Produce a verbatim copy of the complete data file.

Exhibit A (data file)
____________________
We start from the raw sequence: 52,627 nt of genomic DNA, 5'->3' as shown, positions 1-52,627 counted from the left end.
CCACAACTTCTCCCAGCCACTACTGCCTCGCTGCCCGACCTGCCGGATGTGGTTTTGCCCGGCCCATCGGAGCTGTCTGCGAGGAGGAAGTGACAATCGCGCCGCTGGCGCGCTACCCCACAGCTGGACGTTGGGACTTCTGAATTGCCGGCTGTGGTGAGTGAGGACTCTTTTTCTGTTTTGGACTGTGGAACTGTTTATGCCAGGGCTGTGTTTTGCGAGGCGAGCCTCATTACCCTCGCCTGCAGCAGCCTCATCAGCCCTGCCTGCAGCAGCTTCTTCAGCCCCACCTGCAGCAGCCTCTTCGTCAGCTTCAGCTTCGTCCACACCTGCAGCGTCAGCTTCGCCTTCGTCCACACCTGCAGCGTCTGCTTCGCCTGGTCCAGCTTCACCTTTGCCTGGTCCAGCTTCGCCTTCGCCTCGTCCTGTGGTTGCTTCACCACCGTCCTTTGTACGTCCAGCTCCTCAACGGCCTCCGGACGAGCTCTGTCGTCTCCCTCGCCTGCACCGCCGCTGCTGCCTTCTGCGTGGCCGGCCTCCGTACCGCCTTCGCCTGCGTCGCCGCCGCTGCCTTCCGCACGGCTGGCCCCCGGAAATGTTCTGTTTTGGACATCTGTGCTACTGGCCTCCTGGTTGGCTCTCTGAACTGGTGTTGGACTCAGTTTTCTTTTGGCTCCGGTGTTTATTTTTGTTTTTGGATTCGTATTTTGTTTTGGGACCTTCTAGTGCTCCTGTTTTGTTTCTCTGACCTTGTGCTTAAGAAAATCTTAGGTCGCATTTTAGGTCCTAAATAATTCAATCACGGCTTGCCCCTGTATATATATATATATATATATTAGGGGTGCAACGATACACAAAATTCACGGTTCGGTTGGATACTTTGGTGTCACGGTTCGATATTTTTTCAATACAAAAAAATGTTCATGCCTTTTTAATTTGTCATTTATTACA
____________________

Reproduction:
We start from the raw sequence: 52,627 nt of genomic DNA, 5'->3' as shown, positions 1-52,627 counted from the left end.
CCACAACTTCTCCCAGCCACTACTGCCTCGCTGCCCGACCTGCCGGATGTGGTTTTGCCCGGCCCATCGGAGCTGTCTGCGAGGAGGAAGTGACAATCGCGCCGCTGGCGCGCTACCCCACAGCTGGACGTTGGGACTTCTGAATTGCCGGCTGTGGTGAGTGAGGACTCTTTTTCTGTTTTGGACTGTGGAACTGTTTATGCCAGGGCTGTGTTTTGCGAGGCGAGCCTCATTACCCTCGCCTGCAGCAGCCTCATCAGCCCTGCCTGCAGCAGCTTCTTCAGCCCCACCTGCAGCAGCCTCTTCGTCAGCTTCAGCTTCGTCCACACCTGCAGCGTCAGCTTCGCCTTCGTCCACACCTGCAGCGTCTGCTTCGCCTGGTCCAGCTTCACCTTTGCCTGGTCCAGCTTCGCCTTCGCCTCGTCCTGTGGTTGCTTCACCACCGTCCTTTGTACGTCCAGCTCCTCAACGGCCTCCGGACGAGCTCTGTCGTCTCCCTCGCCTGCACCGCCGCTGCTGCCTTCTGCGTGGCCGGCCTCCGTACCGCCTTCGCCTGCGTCGCCGCCGCTGCCTTCCGCACGGCTGGCCCCCGGAAATGTTCTGTTTTGGACATCTGTGCTACTGGCCTCCTGGTTGGCTCTCTGAACTGGTGTTGGACTCAGTTTTCTTTTGGCTCCGGTGTTTATTTTTGTTTTTGGATTCGTATTTTGTTTTGGGACCTTCTAGTGCTCCTGTTTTGTTTCTCTGACCTTGTGCTTAAGAAAATCTTAGGTCGCATTTTAGGTCCTAAATAATTCAATCACGGCTTGCCCCTGTATATATATATATATATATATTAGGGGTGCAACGATACACAAAATTCACGGTTCGGTTGGATACTTTGGTGTCACGGTTCGATATTTTTTCAATACAAAAAAATGTTCATGCCTTTTTAATTTGTCATTTATTACA